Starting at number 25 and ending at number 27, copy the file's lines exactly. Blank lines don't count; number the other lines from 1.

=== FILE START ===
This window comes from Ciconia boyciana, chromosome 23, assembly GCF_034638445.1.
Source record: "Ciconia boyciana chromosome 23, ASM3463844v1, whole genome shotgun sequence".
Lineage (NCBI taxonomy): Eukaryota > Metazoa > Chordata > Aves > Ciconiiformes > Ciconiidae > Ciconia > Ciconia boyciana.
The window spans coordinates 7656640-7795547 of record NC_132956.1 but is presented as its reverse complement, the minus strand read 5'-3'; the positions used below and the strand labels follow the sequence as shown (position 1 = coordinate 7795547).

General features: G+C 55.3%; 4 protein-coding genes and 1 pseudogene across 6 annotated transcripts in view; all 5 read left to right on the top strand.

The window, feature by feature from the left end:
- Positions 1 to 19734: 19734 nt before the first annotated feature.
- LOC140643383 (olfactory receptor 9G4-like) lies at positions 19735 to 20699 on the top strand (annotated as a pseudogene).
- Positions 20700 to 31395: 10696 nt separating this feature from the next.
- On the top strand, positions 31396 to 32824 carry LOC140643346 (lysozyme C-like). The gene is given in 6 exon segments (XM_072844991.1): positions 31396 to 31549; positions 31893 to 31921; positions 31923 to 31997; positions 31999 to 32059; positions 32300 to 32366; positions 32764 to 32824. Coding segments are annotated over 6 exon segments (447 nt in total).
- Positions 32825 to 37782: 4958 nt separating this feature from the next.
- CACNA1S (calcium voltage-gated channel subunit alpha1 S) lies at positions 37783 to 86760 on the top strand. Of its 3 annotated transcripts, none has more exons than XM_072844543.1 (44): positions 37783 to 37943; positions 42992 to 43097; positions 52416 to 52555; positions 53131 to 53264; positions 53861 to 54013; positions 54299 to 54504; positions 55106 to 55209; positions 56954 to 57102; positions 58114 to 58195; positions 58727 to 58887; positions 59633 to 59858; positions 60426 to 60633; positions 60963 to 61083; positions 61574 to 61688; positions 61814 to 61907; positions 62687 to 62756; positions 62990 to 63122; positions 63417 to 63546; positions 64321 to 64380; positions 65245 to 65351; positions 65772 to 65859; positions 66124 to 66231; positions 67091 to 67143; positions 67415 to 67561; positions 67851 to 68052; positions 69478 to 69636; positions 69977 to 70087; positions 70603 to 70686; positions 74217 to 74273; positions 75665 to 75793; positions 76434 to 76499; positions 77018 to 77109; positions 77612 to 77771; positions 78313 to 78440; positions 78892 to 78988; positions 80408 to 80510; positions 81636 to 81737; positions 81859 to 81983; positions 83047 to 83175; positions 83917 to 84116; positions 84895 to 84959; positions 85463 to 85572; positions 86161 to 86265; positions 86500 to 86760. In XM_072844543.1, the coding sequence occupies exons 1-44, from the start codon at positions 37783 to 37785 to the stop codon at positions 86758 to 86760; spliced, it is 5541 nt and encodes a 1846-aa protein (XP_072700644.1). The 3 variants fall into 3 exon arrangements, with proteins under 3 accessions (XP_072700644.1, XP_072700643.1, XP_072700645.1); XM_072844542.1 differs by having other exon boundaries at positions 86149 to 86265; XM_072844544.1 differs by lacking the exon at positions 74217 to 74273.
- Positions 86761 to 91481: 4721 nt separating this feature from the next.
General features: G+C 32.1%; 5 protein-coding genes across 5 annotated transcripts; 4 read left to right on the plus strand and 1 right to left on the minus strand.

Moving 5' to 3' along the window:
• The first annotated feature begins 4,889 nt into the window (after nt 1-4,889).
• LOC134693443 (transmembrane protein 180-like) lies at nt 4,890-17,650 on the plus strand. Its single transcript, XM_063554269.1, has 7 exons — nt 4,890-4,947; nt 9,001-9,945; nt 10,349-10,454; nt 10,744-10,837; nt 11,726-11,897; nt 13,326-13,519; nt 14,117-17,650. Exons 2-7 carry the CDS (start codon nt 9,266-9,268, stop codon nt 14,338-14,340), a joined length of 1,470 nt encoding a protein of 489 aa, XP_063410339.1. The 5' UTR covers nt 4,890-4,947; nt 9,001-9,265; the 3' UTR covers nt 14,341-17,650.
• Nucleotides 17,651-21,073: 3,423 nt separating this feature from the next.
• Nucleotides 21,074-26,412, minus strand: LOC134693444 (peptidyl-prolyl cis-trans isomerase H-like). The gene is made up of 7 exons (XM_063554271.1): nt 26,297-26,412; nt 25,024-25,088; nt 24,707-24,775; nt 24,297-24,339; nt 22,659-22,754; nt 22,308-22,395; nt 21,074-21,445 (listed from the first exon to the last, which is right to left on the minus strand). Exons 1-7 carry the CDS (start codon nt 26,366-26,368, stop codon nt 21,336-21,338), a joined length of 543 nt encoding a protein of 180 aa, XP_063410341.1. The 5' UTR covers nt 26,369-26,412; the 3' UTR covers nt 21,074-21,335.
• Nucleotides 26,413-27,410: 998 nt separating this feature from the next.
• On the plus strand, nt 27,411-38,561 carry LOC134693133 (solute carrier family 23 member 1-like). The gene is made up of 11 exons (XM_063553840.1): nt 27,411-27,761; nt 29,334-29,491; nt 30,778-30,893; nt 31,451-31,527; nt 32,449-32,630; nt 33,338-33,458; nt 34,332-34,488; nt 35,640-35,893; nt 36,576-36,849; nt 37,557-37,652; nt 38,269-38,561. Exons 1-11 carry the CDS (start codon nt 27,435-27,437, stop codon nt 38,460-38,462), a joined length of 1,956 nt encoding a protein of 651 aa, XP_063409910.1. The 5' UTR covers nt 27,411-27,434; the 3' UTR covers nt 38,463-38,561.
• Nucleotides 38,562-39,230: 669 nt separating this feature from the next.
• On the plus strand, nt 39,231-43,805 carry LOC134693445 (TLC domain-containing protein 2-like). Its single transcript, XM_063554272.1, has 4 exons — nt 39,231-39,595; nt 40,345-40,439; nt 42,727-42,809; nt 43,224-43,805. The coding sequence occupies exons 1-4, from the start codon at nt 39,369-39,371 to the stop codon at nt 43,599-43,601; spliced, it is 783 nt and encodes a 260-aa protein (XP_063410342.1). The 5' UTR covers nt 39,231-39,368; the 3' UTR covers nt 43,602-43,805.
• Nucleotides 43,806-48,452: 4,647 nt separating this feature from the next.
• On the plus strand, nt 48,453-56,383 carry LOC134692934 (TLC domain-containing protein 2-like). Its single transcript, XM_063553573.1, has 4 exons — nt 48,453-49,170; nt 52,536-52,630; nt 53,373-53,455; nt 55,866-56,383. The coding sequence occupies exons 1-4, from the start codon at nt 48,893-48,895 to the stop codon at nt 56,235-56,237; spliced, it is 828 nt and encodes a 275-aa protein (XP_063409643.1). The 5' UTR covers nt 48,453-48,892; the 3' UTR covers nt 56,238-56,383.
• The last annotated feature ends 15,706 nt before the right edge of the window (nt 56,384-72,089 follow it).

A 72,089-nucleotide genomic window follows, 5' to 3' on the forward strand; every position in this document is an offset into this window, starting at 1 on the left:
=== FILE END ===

• On the plus strand, nt 48,453-56,383 carry LOC134692934 (TLC domain-containing protein 2-like). Its single transcript, XM_063553573.1, has 4 exons — nt 48,453-49,170; nt 52,536-52,630; nt 53,373-53,455; nt 55,866-56,383. The coding sequence occupies exons 1-4, from the start codon at nt 48,893-48,895 to the stop codon at nt 56,235-56,237; spliced, it is 828 nt and encodes a 275-aa protein (XP_063409643.1). The 5' UTR covers nt 48,453-48,892; the 3' UTR covers nt 56,238-56,383.
• The last annotated feature ends 15,706 nt before the right edge of the window (nt 56,384-72,089 follow it).

A 72,089-nucleotide genomic window follows, 5' to 3' on the forward strand; every position in this document is an offset into this window, starting at 1 on the left: